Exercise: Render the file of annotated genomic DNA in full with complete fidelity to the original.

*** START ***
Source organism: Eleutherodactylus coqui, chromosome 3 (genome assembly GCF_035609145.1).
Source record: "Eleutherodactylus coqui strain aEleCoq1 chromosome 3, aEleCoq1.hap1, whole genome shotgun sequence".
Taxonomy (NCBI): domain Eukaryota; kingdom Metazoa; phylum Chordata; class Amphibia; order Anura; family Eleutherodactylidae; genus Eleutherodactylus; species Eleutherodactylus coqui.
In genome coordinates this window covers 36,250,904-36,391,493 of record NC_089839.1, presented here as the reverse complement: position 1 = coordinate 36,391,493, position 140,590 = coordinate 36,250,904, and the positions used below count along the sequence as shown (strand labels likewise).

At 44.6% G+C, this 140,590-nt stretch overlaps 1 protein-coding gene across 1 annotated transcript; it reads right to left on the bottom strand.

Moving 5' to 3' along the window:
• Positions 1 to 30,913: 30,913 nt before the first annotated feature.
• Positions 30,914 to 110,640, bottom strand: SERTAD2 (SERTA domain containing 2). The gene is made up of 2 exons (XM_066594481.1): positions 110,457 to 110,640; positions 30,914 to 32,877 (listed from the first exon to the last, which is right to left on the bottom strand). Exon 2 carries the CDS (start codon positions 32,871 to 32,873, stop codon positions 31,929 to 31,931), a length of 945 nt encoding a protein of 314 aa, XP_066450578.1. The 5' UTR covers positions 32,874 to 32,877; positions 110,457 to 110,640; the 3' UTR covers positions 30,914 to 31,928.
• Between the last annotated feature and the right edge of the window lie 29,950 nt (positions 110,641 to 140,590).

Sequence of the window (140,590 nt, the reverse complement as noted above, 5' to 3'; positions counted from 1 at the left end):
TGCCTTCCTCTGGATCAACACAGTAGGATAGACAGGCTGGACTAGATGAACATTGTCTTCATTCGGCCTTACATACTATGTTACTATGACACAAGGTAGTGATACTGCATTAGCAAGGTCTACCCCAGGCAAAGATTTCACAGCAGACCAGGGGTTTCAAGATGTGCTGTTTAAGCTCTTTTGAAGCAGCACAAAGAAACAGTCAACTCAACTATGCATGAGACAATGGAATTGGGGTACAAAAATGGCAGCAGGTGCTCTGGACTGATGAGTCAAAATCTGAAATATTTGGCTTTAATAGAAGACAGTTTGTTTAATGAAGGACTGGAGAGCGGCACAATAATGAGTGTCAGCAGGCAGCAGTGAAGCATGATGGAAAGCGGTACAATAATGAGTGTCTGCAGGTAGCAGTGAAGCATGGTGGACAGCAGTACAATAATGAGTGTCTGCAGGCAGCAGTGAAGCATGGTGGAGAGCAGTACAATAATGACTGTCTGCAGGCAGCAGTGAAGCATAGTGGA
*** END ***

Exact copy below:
Source organism: Eleutherodactylus coqui, chromosome 3 (genome assembly GCF_035609145.1).
Source record: "Eleutherodactylus coqui strain aEleCoq1 chromosome 3, aEleCoq1.hap1, whole genome shotgun sequence".
Taxonomy (NCBI): domain Eukaryota; kingdom Metazoa; phylum Chordata; class Amphibia; order Anura; family Eleutherodactylidae; genus Eleutherodactylus; species Eleutherodactylus coqui.
In genome coordinates this window covers 36,250,904-36,391,493 of record NC_089839.1, presented here as the reverse complement: position 1 = coordinate 36,391,493, position 140,590 = coordinate 36,250,904, and the positions used below count along the sequence as shown (strand labels likewise).

At 44.6% G+C, this 140,590-nt stretch overlaps 1 protein-coding gene across 1 annotated transcript; it reads right to left on the bottom strand.

Moving 5' to 3' along the window:
• Positions 1 to 30,913: 30,913 nt before the first annotated feature.
• Positions 30,914 to 110,640, bottom strand: SERTAD2 (SERTA domain containing 2). The gene is made up of 2 exons (XM_066594481.1): positions 110,457 to 110,640; positions 30,914 to 32,877 (listed from the first exon to the last, which is right to left on the bottom strand). Exon 2 carries the CDS (start codon positions 32,871 to 32,873, stop codon positions 31,929 to 31,931), a length of 945 nt encoding a protein of 314 aa, XP_066450578.1. The 5' UTR covers positions 32,874 to 32,877; positions 110,457 to 110,640; the 3' UTR covers positions 30,914 to 31,928.
• Between the last annotated feature and the right edge of the window lie 29,950 nt (positions 110,641 to 140,590).

Sequence of the window (140,590 nt, the reverse complement as noted above, 5' to 3'; positions counted from 1 at the left end):
TGCCTTCCTCTGGATCAACACAGTAGGATAGACAGGCTGGACTAGATGAACATTGTCTTCATTCGGCCTTACATACTATGTTACTATGACACAAGGTAGTGATACTGCATTAGCAAGGTCTACCCCAGGCAAAGATTTCACAGCAGACCAGGGGTTTCAAGATGTGCTGTTTAAGCTCTTTTGAAGCAGCACAAAGAAACAGTCAACTCAACTATGCATGAGACAATGGAATTGGGGTACAAAAATGGCAGCAGGTGCTCTGGACTGATGAGTCAAAATCTGAAATATTTGGCTTTAATAGAAGACAGTTTGTTTAATGAAGGACTGGAGAGCGGCACAATAATGAGTGTCAGCAGGCAGCAGTGAAGCATGATGGAAAGCGGTACAATAATGAGTGTCTGCAGGTAGCAGTGAAGCATGGTGGACAGCAGTACAATAATGAGTGTCTGCAGGCAGCAGTGAAGCATGGTGGAGAGCAGTACAATAATGACTGTCTGCAGGCAGCAGTGAAGCATAGTGGA